So, for most who know me well, you know I have type 1 diabetes. I was diagnosed later in life...at age 31. I did not even know that a person can have late on-set of type 1 diabetes; I thought type 1 was something children got. It is something completely life-changing, but I've not been bitter about it. Most people argue that it's something that would shatter them and make it hard to wake up with everyday. For me, it had the opposite affect. I was grateful that it was diabetes, something I could control, and not something like cancer, which is obviously out of my control. I'll admit, it was very challenging in the beginning. I had to learn how to take insulin, what types of foods I could continue eating, what types of foot I could not continue eating, what types of food to be cautious of, how to prick my finger sometimes 4-5 times daily. Let's just say it was a huge learning experience and continues to be one currently. While I think I do well to manage it for the most part, I still have bad moments with it. I have moments where maybe I gave myself just a bit too much insulin. I have moments where maybe I did not give myself enough insulin. It can be a frustrating thing to deal with sometimes. I find myself annoyed because no matter what, any time I go to put ANYTHING in my mouth to eat or drink, I have to stop and consider my blood sugar. I always have to give myself insulin. It's times like that where you do feel bitterness. The average person cannot possibly know what a pain in the ass it can be. Hell, until a few years ago, I had no idea what a diabetic person undergoes each and every day. But like anything else, I take it in stride and do my best to manage my health.
Wednesday night was a scary night here. As Doug and I were watching TV together, I started feeling off. When you have diabetes and your blood sugar starts to decline, your body starts to give off clues so you can act quickly and head off a trip to the hospital. For me, I always start to feel extremely light-headed. I start to have trouble concentrating. My body breaks out in a cold sweat. I get extremely agitated and grumpy. I asked Doug to go and get my glucometer so I could check my blood sugar. The results were scary. My blood sugar was 21. For those of you who have no idea what the normal range is, it is 70-150. You can imagine what seeing the number 21 must have felt like. Doug immediately ran into the kitchen to get me something to eat and/or drink to quickly bring this number up. Afterwards I remember climbing upstairs to our bedroom and literally laying down and falling fast asleep.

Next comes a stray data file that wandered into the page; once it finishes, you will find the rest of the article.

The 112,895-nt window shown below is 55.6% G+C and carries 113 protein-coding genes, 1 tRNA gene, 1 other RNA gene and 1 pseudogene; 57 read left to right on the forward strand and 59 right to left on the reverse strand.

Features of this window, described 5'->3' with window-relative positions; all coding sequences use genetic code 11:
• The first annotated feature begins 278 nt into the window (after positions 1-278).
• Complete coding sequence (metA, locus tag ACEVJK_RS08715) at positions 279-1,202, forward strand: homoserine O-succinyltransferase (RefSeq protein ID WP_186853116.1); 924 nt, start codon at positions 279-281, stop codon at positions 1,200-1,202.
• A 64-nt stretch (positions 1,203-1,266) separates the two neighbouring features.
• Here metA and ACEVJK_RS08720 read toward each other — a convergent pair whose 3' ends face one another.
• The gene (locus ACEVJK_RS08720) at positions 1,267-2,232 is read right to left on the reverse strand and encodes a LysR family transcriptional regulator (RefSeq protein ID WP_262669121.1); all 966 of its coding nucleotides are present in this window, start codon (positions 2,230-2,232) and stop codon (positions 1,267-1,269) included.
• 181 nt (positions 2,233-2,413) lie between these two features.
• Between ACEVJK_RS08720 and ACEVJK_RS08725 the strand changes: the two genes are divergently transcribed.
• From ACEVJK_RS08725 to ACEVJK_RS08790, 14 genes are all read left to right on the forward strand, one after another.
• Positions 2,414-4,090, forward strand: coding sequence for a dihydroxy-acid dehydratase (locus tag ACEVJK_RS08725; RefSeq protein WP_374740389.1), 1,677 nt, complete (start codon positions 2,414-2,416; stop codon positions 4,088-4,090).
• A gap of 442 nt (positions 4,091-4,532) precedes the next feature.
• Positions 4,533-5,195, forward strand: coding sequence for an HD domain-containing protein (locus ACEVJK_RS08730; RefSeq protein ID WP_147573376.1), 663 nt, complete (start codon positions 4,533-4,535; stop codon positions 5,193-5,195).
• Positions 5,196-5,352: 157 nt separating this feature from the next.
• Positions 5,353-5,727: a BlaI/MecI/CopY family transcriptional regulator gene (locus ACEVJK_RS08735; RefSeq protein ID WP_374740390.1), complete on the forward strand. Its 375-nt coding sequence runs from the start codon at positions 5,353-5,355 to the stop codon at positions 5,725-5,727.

At 2:30 a.m., I felt a warm hand pressed to my forehead which caused me to stir from my sleep. I opened my eyes to see Doug watching me. "Is everything okay?" "Yes, I just wanted to make sure your temperature was back to normal." According to Doug, after I fell asleep I was extremely sweaty and clammy to the touch. His words to describe the way I felt to him were "dead." Scary. As I start to look around our room I notice I'm exactly the same spot I was when I fell asleep and Doug has covered me with a quilt. The love I felt for my husband in that moment is just indescribable. I was so very thankful he was there. I was so thankful that he knew what to do. I was most thankful for the fact that I was okay.
As I rolled to the middle of our bed to snuggle up next to Doug, I felt grateful for my husband in a way I never have before. It made me reflect back on our vows and how the "in sickness and in health" line has really hit home for our us in the last two years. It feels good to know we have each other's backs and I can depend on him to take care of me. Always.